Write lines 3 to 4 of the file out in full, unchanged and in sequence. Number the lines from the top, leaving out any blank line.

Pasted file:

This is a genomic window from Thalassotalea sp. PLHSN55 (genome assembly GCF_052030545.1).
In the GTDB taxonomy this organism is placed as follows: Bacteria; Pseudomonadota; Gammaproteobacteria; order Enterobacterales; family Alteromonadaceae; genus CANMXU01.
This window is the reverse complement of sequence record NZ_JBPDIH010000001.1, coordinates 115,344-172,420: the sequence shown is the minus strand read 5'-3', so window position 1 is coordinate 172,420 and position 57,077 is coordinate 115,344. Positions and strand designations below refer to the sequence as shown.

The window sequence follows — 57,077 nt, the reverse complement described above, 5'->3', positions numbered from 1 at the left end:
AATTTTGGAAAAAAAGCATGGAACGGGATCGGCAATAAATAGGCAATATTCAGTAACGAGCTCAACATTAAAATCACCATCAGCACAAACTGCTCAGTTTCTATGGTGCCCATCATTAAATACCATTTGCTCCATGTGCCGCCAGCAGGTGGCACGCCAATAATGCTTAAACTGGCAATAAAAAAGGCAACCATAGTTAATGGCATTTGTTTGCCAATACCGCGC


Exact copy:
This window is the reverse complement of sequence record NZ_JBPDIH010000001.1, coordinates 115,344-172,420: the sequence shown is the minus strand read 5'-3', so window position 1 is coordinate 172,420 and position 57,077 is coordinate 115,344. Positions and strand designations below refer to the sequence as shown.

The window sequence follows — 57,077 nt, the reverse complement described above, 5'->3', positions numbered from 1 at the left end: